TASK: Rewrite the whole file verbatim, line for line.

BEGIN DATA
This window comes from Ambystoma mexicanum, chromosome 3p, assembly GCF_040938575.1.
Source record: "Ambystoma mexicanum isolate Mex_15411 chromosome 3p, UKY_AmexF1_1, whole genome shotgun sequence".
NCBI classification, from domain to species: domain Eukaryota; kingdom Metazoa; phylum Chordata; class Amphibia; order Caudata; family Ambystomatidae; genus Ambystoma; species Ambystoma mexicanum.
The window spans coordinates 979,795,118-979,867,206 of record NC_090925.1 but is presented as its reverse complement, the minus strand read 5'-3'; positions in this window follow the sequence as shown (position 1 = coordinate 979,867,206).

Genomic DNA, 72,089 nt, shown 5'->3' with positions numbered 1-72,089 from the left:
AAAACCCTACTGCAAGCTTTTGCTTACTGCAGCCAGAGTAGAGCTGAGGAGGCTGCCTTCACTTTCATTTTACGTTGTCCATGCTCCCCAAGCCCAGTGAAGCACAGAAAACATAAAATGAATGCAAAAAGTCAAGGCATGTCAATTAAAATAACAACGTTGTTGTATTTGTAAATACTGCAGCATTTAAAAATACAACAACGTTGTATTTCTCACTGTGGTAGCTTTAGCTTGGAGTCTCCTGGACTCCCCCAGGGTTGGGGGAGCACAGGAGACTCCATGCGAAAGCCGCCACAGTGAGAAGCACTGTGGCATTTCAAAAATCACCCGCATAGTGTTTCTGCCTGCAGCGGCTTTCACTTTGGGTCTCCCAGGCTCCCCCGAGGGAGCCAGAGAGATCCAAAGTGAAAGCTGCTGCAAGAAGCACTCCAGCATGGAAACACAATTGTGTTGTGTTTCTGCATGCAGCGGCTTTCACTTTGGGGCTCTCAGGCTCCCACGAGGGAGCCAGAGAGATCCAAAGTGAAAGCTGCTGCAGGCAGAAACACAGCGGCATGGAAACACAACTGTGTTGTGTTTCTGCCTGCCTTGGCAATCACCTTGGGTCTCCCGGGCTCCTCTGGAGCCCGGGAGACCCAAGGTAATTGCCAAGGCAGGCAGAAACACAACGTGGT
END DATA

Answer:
This window comes from Ambystoma mexicanum, chromosome 3p, assembly GCF_040938575.1.
Source record: "Ambystoma mexicanum isolate Mex_15411 chromosome 3p, UKY_AmexF1_1, whole genome shotgun sequence".
NCBI classification, from domain to species: domain Eukaryota; kingdom Metazoa; phylum Chordata; class Amphibia; order Caudata; family Ambystomatidae; genus Ambystoma; species Ambystoma mexicanum.
The window spans coordinates 979,795,118-979,867,206 of record NC_090925.1 but is presented as its reverse complement, the minus strand read 5'-3'; positions in this window follow the sequence as shown (position 1 = coordinate 979,867,206).

Genomic DNA, 72,089 nt, shown 5'->3' with positions numbered 1-72,089 from the left:
AAAACCCTACTGCAAGCTTTTGCTTACTGCAGCCAGAGTAGAGCTGAGGAGGCTGCCTTCACTTTCATTTTACGTTGTCCATGCTCCCCAAGCCCAGTGAAGCACAGAAAACATAAAATGAATGCAAAAAGTCAAGGCATGTCAATTAAAATAACAACGTTGTTGTATTTGTAAATACTGCAGCATTTAAAAATACAACAACGTTGTATTTCTCACTGTGGTAGCTTTAGCTTGGAGTCTCCTGGACTCCCCCAGGGTTGGGGGAGCACAGGAGACTCCATGCGAAAGCCGCCACAGTGAGAAGCACTGTGGCATTTCAAAAATCACCCGCATAGTGTTTCTGCCTGCAGCGGCTTTCACTTTGGGTCTCCCAGGCTCCCCCGAGGGAGCCAGAGAGATCCAAAGTGAAAGCTGCTGCAAGAAGCACTCCAGCATGGAAACACAATTGTGTTGTGTTTCTGCATGCAGCGGCTTTCACTTTGGGGCTCTCAGGCTCCCACGAGGGAGCCAGAGAGATCCAAAGTGAAAGCTGCTGCAGGCAGAAACACAGCGGCATGGAAACACAACTGTGTTGTGTTTCTGCCTGCCTTGGCAATCACCTTGGGTCTCCCGGGCTCCTCTGGAGCCCGGGAGACCCAAGGTAATTGCCAAGGCAGGCAGAAACACAACGTGGT